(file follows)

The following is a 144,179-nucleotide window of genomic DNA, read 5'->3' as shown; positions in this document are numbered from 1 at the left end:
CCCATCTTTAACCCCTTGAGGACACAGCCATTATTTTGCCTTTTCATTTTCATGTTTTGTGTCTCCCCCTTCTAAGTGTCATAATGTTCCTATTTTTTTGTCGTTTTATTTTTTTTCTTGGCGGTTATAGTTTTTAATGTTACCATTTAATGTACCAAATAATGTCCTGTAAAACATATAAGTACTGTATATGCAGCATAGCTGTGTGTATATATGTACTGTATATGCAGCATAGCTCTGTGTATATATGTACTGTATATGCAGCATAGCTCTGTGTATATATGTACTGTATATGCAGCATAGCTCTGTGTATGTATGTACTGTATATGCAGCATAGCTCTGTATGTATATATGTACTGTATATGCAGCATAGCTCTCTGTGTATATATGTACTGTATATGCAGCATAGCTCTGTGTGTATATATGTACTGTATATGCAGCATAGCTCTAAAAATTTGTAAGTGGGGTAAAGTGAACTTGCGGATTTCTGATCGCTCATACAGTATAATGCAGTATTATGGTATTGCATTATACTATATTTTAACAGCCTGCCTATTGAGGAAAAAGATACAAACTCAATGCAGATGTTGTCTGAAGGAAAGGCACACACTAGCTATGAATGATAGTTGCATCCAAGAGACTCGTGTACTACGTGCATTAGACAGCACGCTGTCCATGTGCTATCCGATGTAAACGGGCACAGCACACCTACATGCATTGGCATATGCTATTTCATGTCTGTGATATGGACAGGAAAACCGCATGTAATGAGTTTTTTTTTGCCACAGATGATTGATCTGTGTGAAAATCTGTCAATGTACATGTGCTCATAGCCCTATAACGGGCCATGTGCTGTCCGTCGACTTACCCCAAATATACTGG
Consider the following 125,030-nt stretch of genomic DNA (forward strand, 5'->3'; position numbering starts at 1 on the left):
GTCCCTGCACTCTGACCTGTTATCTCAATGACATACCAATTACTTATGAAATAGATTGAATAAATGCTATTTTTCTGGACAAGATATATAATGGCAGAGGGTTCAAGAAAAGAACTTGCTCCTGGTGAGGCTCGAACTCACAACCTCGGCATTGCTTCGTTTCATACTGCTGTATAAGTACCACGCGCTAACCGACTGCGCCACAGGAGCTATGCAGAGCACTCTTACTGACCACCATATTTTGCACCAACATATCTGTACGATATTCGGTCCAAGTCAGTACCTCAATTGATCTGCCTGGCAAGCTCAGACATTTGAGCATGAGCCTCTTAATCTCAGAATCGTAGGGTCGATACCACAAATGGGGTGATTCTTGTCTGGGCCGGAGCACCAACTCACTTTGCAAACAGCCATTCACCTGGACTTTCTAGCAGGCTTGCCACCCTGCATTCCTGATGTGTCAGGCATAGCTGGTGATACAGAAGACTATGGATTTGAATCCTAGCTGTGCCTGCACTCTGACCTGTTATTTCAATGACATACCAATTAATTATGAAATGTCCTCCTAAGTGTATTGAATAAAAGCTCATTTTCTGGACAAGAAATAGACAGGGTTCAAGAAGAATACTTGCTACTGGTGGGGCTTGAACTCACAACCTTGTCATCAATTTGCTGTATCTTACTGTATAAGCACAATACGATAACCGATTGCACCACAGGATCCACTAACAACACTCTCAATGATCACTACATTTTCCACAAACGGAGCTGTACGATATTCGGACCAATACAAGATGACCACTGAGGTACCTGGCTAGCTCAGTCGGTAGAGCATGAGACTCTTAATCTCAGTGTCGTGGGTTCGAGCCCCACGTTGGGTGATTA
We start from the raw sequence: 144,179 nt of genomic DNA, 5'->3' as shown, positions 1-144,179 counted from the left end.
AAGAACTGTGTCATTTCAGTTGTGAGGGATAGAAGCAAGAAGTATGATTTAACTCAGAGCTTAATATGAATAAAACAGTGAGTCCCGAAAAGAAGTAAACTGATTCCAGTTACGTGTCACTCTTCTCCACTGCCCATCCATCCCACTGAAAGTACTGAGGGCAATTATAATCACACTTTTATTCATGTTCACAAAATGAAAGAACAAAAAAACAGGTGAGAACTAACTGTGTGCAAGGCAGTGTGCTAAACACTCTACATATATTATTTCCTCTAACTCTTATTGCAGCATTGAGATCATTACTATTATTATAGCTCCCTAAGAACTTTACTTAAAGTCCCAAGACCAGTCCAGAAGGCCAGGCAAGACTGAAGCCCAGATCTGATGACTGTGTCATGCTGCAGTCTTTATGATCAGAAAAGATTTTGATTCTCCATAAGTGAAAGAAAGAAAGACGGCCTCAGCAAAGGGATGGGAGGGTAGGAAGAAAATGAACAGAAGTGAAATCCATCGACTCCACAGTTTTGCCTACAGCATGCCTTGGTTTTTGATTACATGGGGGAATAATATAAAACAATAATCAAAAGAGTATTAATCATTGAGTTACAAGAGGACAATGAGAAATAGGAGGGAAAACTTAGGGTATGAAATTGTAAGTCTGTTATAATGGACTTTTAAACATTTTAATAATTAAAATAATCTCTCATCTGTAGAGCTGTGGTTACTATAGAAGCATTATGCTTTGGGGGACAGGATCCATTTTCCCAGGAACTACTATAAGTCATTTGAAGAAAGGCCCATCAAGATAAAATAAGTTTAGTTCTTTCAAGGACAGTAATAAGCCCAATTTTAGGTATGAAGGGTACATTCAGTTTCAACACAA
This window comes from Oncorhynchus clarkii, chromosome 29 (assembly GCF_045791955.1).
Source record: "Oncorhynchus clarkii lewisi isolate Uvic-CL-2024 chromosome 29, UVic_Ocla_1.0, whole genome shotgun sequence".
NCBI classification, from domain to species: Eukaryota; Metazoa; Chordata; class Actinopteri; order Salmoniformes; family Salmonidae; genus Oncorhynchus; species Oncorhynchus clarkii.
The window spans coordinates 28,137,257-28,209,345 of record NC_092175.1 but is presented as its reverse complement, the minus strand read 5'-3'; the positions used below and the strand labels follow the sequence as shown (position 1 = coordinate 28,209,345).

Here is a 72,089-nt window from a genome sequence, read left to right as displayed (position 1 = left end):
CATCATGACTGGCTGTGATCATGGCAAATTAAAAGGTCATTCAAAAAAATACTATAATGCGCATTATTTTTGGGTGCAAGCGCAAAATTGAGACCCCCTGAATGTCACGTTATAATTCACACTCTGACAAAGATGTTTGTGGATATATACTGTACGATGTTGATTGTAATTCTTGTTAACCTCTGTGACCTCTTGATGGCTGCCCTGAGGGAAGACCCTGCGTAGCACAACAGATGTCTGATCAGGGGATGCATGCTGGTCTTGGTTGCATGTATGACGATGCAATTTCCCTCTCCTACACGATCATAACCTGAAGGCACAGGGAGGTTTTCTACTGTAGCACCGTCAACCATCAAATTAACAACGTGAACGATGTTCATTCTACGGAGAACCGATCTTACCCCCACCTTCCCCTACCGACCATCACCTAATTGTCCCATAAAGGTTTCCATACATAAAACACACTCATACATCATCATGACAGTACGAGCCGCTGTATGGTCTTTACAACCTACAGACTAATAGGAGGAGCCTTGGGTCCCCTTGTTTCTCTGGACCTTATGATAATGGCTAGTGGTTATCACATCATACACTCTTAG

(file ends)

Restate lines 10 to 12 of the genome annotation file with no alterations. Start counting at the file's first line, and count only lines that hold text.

The window spans coordinates 28,137,257-28,209,345 of record NC_092175.1 but is presented as its reverse complement, the minus strand read 5'-3'; the positions used below and the strand labels follow the sequence as shown (position 1 = coordinate 28,209,345).

Here is a 72,089-nt window from a genome sequence, read left to right as displayed (position 1 = left end):
CATCATGACTGGCTGTGATCATGGCAAATTAAAAGGTCATTCAAAAAAATACTATAATGCGCATTATTTTTGGGTGCAAGCGCAAAATTGAGACCCCCTGAATGTCACGTTATAATTCACACTCTGACAAAGATGTTTGTGGATATATACTGTACGATGTTGATTGTAATTCTTGTTAACCTCTGTGACCTCTTGATGGCTGCCCTGAGGGAAGACCCTGCGTAGCACAACAGATGTCTGATCAGGGGATGCATGCTGGTCTTGGTTGCATGTATGACGATGCAATTTCCCTCTCCTACACGATCATAACCTGAAGGCACAGGGAGGTTTTCTACTGTAGCACCGTCAACCATCAAATTAACAACGTGAACGATGTTCATTCTACGGAGAACCGATCTTACCCCCACCTTCCCCTACCGACCATCACCTAATTGTCCCATAAAGGTTTCCATACATAAAACACACTCATACATCATCATGACAGTACGAGCCGCTGTATGGTCTTTACAACCTACAGACTAATAGGAGGAGCCTTGGGTCCCCTTGTTTCTCTGGACCTTATGATAATGGCTAGTGGTTATCACATCATACACTCTTAG